# The hamiltonian of single trapped ion model: ion trap quantum computer

This question is related to the textbook, "Quantum Computation and Quantum Information written by M. A. Nielsen and I. L. Chuang.

I tried to derive a relation when we deal with a model system where a single ion is trapped. (page 317-318)

The free particle hamiltonian is given as

$$H_{0} = \hbar \omega_{0}S_{z}+\hbar \omega_{z}a^{\dagger}a,$$ which stands for two electron spin states and vibrational states from the harmonic potential generated from an ion trap.

And, the authors considers exerting electromagnetic field which gives the perturbation:

$$H_{I} = -\vec{\mu} \cdot \vec{B},$$ and they say that it can be approximated to

$$H_{I} \approx \left[\frac{\hbar \Omega}{2} \left(S_{+}e^{i(\varphi-\omega t)}+ S_{-}e^{-i(\varphi-\omega t)} \right) \right] + \left[ i \frac{\eta \hbar \Omega}{2} \left\{S_{+}a+S_{-}a^{\dagger}+S_{+}a^{\dagger}+S_{-}a \right\} \left(e^{i(\varphi-\omega t)}-e^{-i(\varphi-\omega t)} \right)\right]$$

I'm wondering if there's some missing terms of the above relation.

The rest stuff is my derivation:

The given magnetic field owing to the EM field is $\vec{B} = B_{1} \hat{x} \cos(kz- \omega t + \varphi),$ and the magnetic dipole moment of atom is $\vec{\mu} = \mu_{m} \vec{S}$. Thus, the perturbation is the following: \begin{align*} H_{I} &= -\mu_{m}S_{x}B_{1} \cos(kz-\omega t + \varphi) \\ &=-\mu_{m} B_{1} \frac{S_{+}+S_{-}}{2} \cdot \frac{1}{2} \left(e^{i(kz-\omega t + \varphi)} + e^{-i(kz-\omega t + \varphi)} \right) \\ &= \frac{\hbar \Omega}{2} \left(S_{+}+S_{-} \right) \left(e^{i(kz-\omega t + \varphi)} + e^{-i(kz-\omega t + \varphi)} \right), \end{align*} where $\Omega = -\mu_{m}B_{1}/2 \hbar$.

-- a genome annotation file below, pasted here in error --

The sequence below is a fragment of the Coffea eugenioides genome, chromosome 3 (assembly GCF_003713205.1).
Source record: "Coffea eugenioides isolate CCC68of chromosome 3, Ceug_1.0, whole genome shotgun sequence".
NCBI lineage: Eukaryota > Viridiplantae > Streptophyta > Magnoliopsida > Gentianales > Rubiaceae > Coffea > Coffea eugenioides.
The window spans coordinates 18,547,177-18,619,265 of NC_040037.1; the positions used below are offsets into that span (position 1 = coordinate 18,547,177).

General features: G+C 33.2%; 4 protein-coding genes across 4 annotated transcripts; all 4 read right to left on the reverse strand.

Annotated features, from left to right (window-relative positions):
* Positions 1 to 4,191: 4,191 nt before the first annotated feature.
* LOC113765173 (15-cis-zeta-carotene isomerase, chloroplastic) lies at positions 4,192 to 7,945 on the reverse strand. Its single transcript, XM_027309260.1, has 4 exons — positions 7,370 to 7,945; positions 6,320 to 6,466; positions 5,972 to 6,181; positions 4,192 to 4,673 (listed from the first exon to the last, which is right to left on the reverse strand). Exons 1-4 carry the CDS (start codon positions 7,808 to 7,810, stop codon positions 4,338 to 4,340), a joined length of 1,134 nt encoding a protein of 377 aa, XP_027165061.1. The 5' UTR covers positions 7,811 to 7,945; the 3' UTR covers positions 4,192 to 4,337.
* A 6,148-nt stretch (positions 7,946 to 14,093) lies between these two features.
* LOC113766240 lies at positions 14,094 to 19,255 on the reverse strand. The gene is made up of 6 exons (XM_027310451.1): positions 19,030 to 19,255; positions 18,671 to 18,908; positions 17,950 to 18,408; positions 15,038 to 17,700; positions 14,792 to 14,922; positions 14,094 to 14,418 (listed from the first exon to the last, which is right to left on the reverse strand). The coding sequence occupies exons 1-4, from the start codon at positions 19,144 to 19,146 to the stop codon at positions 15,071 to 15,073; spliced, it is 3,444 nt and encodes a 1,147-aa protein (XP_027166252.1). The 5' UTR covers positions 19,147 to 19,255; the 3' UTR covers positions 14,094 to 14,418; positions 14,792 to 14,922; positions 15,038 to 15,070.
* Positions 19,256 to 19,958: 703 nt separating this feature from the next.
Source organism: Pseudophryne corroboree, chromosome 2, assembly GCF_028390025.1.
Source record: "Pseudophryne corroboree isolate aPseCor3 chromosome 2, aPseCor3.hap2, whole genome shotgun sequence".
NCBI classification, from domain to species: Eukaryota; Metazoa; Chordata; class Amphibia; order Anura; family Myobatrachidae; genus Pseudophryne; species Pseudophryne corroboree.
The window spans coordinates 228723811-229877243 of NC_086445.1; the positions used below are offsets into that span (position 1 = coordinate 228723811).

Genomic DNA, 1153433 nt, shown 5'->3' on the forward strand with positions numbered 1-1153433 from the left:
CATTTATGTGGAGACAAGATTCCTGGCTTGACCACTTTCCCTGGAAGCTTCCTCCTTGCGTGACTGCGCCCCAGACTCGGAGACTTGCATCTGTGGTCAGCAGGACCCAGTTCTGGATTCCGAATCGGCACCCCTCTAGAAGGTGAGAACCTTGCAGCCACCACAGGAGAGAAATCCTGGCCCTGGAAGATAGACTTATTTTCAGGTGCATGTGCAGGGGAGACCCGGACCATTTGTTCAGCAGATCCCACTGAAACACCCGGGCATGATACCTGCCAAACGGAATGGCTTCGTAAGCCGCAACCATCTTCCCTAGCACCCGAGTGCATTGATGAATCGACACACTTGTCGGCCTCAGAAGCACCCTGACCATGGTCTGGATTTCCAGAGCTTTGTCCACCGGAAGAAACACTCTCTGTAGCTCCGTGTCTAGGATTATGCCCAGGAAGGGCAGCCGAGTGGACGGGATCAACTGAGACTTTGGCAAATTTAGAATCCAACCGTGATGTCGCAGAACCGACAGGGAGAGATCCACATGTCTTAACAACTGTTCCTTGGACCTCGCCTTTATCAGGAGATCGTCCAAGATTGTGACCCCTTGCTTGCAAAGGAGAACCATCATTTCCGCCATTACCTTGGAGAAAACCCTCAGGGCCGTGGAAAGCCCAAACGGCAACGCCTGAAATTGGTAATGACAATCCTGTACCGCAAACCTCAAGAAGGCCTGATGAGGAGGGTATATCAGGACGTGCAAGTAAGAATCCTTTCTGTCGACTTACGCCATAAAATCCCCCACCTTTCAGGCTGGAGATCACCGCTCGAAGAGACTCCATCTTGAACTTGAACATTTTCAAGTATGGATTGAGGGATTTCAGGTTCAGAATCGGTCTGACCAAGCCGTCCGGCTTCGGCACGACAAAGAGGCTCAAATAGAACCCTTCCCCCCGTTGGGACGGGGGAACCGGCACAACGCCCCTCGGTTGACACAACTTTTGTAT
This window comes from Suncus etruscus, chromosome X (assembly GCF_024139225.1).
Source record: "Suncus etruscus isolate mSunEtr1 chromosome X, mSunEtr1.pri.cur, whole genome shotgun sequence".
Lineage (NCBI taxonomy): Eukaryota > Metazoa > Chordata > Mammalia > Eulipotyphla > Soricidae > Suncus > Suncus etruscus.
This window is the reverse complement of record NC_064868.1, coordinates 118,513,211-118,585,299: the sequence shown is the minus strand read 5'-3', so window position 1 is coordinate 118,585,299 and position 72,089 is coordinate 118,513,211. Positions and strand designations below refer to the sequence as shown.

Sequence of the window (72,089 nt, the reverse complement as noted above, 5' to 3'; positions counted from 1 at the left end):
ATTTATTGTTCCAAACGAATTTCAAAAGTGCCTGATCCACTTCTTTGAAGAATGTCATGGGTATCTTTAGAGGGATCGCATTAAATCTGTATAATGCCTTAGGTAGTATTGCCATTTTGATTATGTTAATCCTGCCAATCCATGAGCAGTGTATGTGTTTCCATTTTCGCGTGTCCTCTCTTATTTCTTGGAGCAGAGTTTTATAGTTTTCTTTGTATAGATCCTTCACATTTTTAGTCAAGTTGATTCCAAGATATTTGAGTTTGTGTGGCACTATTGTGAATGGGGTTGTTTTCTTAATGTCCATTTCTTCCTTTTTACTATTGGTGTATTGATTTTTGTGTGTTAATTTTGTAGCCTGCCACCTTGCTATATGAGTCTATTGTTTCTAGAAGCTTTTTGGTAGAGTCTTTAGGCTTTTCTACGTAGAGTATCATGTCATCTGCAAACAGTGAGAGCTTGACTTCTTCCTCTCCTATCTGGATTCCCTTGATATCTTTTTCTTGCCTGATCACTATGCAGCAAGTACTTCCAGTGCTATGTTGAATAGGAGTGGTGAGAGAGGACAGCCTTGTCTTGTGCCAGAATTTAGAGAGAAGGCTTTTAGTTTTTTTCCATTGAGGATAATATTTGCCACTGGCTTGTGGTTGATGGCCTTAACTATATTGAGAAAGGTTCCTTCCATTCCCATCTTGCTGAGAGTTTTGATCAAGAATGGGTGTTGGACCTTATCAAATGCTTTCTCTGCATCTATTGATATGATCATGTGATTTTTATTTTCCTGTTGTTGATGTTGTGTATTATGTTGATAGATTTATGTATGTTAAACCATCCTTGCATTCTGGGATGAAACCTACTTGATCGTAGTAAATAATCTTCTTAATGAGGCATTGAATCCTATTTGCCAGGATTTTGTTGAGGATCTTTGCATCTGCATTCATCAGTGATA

Now, I put $z = z_{0}(a^{\dagger}+a)$ because the space is quantized according to the harmonic potential, and assumed the Lamb-Dicke parameter, $\eta = k z_{0} \rightarrow 0$. Then $$e^{ikz} = e^{i \eta (a^{\dagger}+a)} \approx 1 + i \eta (a^{\dagger}+a).$$

Put this to the original equation, then

\begin{align*} H_{I} & \approx \frac{\hbar \Omega}{2} \left(S_{+}+S_{-} \right) \left\{ \left[ 1 +i \eta(a^{\dagger}+a) \right] e^{i(\varphi - \omega t)}+ \left[ 1 -i \eta(a^{\dagger}+a) \right] e^{-i(\varphi - \omega t)} \right\} \\ &= \left[\frac{\hbar \Omega}{2} \left(S_{+}e^{i(\varphi-\omega t)}+ \color{blue}{ S_{-}e^{i(\varphi-\omega t)} + S_{+}e^{-i(\varphi-\omega t)} }+ S_{-}e^{-i(\varphi-\omega t)} \right) \right] + \left[ i \frac{\eta \hbar \Omega}{2} \left\{S_{+}a+S_{-}a^{\dagger}+S_{+}a^{\dagger}+S_{-}a \right\} \left(e^{i(\varphi-\omega t)}-e^{-i(\varphi-\omega t)} \right)\right] \end{align*}

So, the above blue terms are missing in the equation from the book.

Did I make some mistakes?

I guess I found the justification for the approximation.

If we see the hamiltonian in interaction picture, then

$$H_{I}' = \frac{\hbar \Omega}{2} \left(S_{+}e^{i[\varphi-(\omega-\omega_{0}) t]}+ \color{blue}{ S_{-}e^{i[\varphi-(\omega+\omega_{0}) t]} + S_{+}e^{-i[\varphi-(\omega+\omega_{0}) t]} }+ S_{-}e^{-i[\varphi-(\omega-\omega_{0}) t]} \right)$$

When the EM field is resonant $\omega = \omega_{0}$, only two terms are dominant. $$H_{I}' \approx \frac{\hbar \Omega}{2} \left(S_{+}e^{i\varphi}+ S_{-}e^{-i\varphi} \right)$$

So, the blue terms may be insignificant if the authors tried to explain the qubit control in resonant region.

Also, it seems to be customary to omit these high frequency term. I find it's one of examples for rotating wave approximation.

• Nice job answering your own question. This is one of the best ways to learn :-) Jul 7, 2018 at 5:21